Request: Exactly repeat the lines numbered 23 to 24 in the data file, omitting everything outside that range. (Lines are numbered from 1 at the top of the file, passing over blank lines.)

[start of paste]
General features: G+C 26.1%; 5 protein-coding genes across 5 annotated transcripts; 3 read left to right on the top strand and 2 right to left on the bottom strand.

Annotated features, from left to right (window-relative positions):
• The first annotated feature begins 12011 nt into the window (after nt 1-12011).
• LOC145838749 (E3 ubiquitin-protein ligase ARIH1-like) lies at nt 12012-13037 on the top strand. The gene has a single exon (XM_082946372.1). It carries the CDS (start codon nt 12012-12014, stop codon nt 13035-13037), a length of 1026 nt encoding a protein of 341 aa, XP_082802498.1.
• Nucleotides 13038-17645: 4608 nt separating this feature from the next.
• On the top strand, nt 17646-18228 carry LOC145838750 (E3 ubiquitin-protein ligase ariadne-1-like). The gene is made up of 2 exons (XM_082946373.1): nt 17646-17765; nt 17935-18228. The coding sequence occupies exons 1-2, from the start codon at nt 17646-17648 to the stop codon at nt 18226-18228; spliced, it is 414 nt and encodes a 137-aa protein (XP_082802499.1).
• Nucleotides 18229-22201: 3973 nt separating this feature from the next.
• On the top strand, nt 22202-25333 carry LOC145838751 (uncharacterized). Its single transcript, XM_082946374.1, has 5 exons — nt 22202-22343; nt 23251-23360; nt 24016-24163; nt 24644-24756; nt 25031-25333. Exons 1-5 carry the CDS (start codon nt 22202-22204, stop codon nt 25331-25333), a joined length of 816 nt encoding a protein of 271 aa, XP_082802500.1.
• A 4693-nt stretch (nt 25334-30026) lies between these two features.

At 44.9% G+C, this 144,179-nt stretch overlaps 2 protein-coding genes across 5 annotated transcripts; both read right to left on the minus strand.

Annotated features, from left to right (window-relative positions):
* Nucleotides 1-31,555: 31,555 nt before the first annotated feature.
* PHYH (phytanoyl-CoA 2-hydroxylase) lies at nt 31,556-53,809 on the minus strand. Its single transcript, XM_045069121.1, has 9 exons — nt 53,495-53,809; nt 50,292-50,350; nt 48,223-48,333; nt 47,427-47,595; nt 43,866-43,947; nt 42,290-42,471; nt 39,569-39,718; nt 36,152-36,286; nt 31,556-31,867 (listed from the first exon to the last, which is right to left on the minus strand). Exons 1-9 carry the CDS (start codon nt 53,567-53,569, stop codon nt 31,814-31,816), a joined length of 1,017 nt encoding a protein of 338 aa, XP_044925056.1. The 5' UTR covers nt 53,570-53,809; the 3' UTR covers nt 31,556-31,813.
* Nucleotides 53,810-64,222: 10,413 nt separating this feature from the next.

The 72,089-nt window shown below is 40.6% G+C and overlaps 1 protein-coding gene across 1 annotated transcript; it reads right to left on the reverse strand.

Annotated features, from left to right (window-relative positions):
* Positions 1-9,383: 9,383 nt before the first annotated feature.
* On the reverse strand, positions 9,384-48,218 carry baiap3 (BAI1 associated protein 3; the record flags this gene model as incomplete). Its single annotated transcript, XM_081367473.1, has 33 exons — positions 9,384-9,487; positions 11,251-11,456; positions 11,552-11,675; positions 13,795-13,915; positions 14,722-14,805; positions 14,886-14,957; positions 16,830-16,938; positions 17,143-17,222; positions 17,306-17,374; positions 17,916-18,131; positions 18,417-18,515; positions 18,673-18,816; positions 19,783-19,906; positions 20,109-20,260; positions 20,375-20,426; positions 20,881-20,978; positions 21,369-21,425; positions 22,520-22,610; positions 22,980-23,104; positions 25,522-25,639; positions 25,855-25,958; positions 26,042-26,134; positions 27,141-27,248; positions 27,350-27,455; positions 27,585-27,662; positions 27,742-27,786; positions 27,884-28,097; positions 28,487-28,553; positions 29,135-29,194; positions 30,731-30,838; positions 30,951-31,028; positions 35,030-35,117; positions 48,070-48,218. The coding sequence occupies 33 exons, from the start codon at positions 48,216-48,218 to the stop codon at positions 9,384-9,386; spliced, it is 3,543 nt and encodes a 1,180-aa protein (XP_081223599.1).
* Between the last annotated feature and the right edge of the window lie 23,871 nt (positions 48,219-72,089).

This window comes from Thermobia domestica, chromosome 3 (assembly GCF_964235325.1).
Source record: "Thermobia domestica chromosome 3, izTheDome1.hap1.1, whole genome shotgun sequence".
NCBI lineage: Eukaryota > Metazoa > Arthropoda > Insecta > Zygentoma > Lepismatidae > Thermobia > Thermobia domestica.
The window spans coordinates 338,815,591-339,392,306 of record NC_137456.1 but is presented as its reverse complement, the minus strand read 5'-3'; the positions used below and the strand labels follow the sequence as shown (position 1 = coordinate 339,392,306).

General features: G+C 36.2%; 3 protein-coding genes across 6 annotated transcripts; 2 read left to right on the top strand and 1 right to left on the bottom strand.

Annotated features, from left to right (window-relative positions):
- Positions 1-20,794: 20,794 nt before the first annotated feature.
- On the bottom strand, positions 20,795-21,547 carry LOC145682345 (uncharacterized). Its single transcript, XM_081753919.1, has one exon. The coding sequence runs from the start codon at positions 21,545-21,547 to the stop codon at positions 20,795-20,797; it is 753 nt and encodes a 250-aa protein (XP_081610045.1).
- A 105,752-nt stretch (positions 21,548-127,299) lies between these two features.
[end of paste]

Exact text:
The window spans coordinates 338,815,591-339,392,306 of record NC_137456.1 but is presented as its reverse complement, the minus strand read 5'-3'; the positions used below and the strand labels follow the sequence as shown (position 1 = coordinate 339,392,306).

General features: G+C 36.2%; 3 protein-coding genes across 6 annotated transcripts; 2 read left to right on the top strand and 1 right to left on the bottom strand.